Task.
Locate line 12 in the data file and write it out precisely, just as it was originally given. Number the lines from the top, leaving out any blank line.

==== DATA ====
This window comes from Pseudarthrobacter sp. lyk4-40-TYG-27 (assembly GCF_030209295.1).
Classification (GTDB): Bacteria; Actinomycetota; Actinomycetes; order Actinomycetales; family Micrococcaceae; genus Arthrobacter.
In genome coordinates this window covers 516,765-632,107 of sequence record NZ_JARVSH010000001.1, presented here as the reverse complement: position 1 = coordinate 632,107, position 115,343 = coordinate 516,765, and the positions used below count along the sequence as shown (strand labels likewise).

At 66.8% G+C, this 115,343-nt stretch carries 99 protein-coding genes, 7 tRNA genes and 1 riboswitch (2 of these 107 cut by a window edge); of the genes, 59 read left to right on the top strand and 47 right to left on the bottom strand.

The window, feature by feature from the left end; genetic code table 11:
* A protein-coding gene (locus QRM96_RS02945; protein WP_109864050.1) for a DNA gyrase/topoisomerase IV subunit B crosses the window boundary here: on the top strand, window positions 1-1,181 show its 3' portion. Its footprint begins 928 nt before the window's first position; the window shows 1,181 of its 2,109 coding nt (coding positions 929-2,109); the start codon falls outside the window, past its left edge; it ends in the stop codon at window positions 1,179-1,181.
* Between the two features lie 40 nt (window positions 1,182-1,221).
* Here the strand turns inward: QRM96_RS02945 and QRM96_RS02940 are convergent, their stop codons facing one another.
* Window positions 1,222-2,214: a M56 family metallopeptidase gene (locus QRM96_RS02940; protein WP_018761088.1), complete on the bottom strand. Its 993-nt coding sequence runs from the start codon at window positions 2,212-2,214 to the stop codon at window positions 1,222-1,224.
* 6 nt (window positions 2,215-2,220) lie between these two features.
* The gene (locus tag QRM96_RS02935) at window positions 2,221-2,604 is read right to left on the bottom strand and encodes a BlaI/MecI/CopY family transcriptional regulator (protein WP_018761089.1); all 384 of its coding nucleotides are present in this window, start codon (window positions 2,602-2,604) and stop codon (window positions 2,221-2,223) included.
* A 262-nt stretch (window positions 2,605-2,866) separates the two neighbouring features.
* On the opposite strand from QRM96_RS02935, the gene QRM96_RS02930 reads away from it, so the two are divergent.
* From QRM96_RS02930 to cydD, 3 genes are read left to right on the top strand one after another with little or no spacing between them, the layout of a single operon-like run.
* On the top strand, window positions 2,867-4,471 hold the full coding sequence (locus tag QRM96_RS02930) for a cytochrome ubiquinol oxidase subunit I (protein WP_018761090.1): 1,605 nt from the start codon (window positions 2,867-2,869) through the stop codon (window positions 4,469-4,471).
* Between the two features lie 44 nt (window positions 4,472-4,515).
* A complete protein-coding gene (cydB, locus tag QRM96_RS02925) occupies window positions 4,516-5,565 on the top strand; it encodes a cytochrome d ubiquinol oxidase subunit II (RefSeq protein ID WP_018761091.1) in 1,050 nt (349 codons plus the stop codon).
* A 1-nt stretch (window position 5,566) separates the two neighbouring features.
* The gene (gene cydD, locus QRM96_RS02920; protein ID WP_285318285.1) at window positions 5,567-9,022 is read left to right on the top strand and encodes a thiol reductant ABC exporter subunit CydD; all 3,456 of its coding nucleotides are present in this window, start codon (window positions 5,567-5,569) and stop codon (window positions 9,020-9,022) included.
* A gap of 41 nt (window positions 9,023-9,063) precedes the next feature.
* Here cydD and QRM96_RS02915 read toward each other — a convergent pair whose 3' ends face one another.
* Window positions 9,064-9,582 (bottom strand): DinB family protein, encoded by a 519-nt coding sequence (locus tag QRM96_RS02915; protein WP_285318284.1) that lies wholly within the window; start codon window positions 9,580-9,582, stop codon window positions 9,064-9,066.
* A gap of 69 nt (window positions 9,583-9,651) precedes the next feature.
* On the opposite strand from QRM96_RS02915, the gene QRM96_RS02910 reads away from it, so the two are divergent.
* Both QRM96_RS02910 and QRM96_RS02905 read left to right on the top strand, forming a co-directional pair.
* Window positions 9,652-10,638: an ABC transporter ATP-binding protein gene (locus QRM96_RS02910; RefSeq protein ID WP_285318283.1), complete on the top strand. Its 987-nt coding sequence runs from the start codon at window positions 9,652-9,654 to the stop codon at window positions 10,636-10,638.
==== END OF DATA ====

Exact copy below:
* A 262-nt stretch (window positions 2,605-2,866) separates the two neighbouring features.